Peru's fragile democracy has been shaken to its core by an official report showing that more than 69,000 people died in two decades of guerrilla war between successive governments and Marxist rebels, in which both sides committed what the report's chief author described as "crimes against humanity".
The report by a government-appointed Truth and Reconciliation Commission was based on evidence taken from 17,000 people in 530 villages.
It blames the rebels, predominantly the Shining Path movement, for more than half of the killings. The death toll given in the report is more than double most previous estimates for the conflict, which ran between 1980 and 2000.
But the report says that some 30 per cent of the victims were killed by the Peruvian military during brutal counter-insurgency operations, while most of the remainder were murdered by peasant militias, supported and armed by the government.
The victims, overwhelmingly, were Quechua-speaking Indians, who had nothing to do with the war, but were trapped between government forces and the rebels.
Peru had to confront "a national shame", said Salomon Lerner, head of the commission. The closing decades of the 20th century were ones of "horror and dishonour" for the country, in which "crimes against humanity were practised by subversive organisations against society, or by the Peruvian state through members of the security forces".
Nowhere suffered more severely than the Andean highland province of Ayacucho, home to more than 40 per cent of those who were killed or who disappeared without trace. Yesterday the report was being formally presented in a special ceremony in the city of Ayacucho, about 200 miles south-east of Lima.
According to the commission, the worst of the violence took place during the 1980s, peaking in 1984 when Shining Path massacred villagers in the central highlands, and the government responded with a scarcely less savage clampdown of its own.
As documented by the nine-volume report, running to several thousand pages, the killing tapered off after 1992, when Abimael Guzman, the founder of Shining Path, was captured, and the disgraced former president, Alberto Fujimori, disbanded the parliament and brought in martial law.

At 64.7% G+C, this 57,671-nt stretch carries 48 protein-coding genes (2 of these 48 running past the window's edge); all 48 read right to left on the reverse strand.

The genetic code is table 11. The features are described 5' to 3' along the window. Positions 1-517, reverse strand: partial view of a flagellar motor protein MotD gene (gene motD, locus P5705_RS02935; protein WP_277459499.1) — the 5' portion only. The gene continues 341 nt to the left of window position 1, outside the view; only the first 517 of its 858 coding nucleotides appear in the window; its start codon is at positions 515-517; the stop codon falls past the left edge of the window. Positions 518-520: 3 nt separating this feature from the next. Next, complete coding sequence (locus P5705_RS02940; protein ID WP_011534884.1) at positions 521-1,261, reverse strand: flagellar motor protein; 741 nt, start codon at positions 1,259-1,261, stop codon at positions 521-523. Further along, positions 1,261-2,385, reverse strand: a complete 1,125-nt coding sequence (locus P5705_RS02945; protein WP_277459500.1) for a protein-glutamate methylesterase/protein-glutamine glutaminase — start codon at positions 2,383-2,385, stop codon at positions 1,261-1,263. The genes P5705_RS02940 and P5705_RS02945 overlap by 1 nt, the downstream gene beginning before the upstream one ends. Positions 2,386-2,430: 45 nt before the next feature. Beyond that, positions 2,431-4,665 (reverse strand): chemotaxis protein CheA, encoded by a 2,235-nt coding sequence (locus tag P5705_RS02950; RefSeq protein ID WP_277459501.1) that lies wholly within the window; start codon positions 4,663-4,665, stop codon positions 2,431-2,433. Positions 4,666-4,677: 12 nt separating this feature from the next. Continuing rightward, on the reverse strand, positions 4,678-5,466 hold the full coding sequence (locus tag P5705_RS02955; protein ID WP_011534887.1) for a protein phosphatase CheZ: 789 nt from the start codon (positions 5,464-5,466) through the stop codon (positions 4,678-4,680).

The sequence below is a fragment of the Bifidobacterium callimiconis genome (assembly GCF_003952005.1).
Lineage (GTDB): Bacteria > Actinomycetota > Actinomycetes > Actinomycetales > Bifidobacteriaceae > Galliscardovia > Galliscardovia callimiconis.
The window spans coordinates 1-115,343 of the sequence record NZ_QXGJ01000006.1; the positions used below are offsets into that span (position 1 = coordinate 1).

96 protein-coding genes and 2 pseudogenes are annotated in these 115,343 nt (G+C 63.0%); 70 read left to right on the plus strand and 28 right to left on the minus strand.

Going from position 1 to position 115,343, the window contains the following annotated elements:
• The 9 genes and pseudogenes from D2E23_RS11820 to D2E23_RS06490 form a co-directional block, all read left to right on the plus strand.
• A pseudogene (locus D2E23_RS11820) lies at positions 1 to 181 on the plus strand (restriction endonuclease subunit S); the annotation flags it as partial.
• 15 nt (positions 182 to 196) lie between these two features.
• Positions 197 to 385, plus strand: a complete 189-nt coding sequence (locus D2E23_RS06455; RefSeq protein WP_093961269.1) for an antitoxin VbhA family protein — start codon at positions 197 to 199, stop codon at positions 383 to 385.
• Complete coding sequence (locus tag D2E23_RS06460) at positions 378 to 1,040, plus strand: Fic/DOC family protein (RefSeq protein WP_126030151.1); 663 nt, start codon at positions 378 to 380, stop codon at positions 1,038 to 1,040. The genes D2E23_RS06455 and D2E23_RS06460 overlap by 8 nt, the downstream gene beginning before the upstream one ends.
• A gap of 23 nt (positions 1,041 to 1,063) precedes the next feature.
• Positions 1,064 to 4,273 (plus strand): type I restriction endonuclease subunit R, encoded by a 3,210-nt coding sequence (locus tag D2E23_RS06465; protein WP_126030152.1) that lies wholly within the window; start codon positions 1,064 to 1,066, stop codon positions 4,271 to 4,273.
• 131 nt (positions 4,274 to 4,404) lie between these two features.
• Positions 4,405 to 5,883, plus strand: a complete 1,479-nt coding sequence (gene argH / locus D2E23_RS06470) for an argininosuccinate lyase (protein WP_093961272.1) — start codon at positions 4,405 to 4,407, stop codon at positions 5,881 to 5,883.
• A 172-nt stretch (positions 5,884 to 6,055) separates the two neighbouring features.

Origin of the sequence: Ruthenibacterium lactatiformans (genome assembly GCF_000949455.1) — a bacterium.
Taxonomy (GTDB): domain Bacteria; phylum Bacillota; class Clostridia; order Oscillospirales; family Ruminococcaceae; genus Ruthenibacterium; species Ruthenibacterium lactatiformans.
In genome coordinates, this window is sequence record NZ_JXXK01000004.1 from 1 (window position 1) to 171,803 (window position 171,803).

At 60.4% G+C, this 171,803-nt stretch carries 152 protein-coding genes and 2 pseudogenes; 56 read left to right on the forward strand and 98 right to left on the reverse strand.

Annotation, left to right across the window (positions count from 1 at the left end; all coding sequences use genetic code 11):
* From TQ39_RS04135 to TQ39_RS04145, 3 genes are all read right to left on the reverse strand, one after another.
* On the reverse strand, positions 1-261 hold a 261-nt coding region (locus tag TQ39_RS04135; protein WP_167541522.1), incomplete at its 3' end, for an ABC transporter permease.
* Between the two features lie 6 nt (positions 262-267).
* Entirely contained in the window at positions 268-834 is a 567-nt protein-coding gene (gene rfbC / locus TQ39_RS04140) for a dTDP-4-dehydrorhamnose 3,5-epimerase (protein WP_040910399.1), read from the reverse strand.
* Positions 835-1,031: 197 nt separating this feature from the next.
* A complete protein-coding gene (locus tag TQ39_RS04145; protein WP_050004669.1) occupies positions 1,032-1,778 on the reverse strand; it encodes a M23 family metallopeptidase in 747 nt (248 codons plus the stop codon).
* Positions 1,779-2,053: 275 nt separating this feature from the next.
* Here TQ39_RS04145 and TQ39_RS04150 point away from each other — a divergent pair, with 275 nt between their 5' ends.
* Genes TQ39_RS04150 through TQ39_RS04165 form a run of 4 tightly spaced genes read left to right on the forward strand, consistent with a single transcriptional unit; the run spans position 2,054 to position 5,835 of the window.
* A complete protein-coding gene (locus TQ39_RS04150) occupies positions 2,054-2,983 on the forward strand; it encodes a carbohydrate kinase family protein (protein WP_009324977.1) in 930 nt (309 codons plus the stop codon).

Far from closing the final chapter on a grisly past, however, the report threatens to reopen deep fissures in Peruvian society. In particular it confronts President Alejandro Toledo with a dilemma, at a moment when his popularity is at a low ebb and Peru's democracy, brought back after the downfall of President Fujimori three years ago, has rarely looked more fragile.
On the one hand, Mr Toledo faces growing calls from the Peruvian left as well as international human rights groups to launch criminal prosecutions against those implicated in the report, some of them retired military figures and former politicians.
"We have a chance to change history and end immunity in Peru," Sergio Messa, the head of the Peruvian branch of Amnesty International declared. But conservative politicians, the army and elements of the country's Catholic Church have sharply criticised the commission, saying it had been tilted in favour of Shining Path, at a time when the movement was showing new signs of activity in remote upland regions.
"The rebels have had influence in the Truth Commission," one former general, German Parra, bluntly alleged. The report has also been opposed by followers of Alan Garcia, who was president between 1985 and 1990. He was strongly criticised by the report. Mr Garcia plans to make a new challenge for the country's highest office.
President Toledo is trying to steer between the conflicting pressures. He called for "justice and reparations" for the victims but issued a statement of support for the armed forces. "We can't open the doors to the future," he said, "without looking first at the past".Reuse content